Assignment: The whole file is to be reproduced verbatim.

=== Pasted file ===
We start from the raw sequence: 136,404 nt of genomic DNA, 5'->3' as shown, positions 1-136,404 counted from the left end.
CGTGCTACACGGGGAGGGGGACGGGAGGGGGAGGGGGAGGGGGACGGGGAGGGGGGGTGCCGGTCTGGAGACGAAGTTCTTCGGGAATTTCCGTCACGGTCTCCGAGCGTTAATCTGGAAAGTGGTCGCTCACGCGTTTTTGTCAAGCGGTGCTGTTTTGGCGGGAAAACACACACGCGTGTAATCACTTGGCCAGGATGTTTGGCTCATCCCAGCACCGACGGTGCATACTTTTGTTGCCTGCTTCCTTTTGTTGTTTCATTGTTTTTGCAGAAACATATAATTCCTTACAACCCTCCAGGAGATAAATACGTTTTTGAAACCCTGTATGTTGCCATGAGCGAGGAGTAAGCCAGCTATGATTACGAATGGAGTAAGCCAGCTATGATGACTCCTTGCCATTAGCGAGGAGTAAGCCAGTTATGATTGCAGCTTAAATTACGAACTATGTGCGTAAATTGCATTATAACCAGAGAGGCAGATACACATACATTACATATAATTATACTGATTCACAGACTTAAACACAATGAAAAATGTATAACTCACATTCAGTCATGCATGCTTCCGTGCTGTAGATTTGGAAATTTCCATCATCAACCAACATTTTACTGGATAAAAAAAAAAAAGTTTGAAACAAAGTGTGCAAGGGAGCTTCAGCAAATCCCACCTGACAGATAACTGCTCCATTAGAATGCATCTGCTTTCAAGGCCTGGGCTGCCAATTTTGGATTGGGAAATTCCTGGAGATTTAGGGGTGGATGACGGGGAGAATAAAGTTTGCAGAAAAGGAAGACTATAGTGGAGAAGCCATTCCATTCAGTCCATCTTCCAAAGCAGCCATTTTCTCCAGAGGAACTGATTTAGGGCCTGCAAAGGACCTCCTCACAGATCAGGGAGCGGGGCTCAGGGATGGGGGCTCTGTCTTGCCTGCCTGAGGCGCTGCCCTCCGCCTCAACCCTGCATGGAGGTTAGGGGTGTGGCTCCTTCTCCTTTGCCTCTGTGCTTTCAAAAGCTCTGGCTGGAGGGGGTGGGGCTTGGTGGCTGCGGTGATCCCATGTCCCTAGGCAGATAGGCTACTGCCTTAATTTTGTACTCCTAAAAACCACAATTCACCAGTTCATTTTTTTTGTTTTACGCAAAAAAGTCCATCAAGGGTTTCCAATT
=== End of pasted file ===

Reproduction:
We start from the raw sequence: 136,404 nt of genomic DNA, 5'->3' as shown, positions 1-136,404 counted from the left end.
CGTGCTACACGGGGAGGGGGACGGGAGGGGGAGGGGGAGGGGGACGGGGAGGGGGGGTGCCGGTCTGGAGACGAAGTTCTTCGGGAATTTCCGTCACGGTCTCCGAGCGTTAATCTGGAAAGTGGTCGCTCACGCGTTTTTGTCAAGCGGTGCTGTTTTGGCGGGAAAACACACACGCGTGTAATCACTTGGCCAGGATGTTTGGCTCATCCCAGCACCGACGGTGCATACTTTTGTTGCCTGCTTCCTTTTGTTGTTTCATTGTTTTTGCAGAAACATATAATTCCTTACAACCCTCCAGGAGATAAATACGTTTTTGAAACCCTGTATGTTGCCATGAGCGAGGAGTAAGCCAGCTATGATTACGAATGGAGTAAGCCAGCTATGATGACTCCTTGCCATTAGCGAGGAGTAAGCCAGTTATGATTGCAGCTTAAATTACGAACTATGTGCGTAAATTGCATTATAACCAGAGAGGCAGATACACATACATTACATATAATTATACTGATTCACAGACTTAAACACAATGAAAAATGTATAACTCACATTCAGTCATGCATGCTTCCGTGCTGTAGATTTGGAAATTTCCATCATCAACCAACATTTTACTGGATAAAAAAAAAAAAGTTTGAAACAAAGTGTGCAAGGGAGCTTCAGCAAATCCCACCTGACAGATAACTGCTCCATTAGAATGCATCTGCTTTCAAGGCCTGGGCTGCCAATTTTGGATTGGGAAATTCCTGGAGATTTAGGGGTGGATGACGGGGAGAATAAAGTTTGCAGAAAAGGAAGACTATAGTGGAGAAGCCATTCCATTCAGTCCATCTTCCAAAGCAGCCATTTTCTCCAGAGGAACTGATTTAGGGCCTGCAAAGGACCTCCTCACAGATCAGGGAGCGGGGCTCAGGGATGGGGGCTCTGTCTTGCCTGCCTGAGGCGCTGCCCTCCGCCTCAACCCTGCATGGAGGTTAGGGGTGTGGCTCCTTCTCCTTTGCCTCTGTGCTTTCAAAAGCTCTGGCTGGAGGGGGTGGGGCTTGGTGGCTGCGGTGATCCCATGTCCCTAGGCAGATAGGCTACTGCCTTAATTTTGTACTCCTAAAAACCACAATTCACCAGTTCATTTTTTTTGTTTTACGCAAAAAAGTCCATCAAGGGTTTCCAATT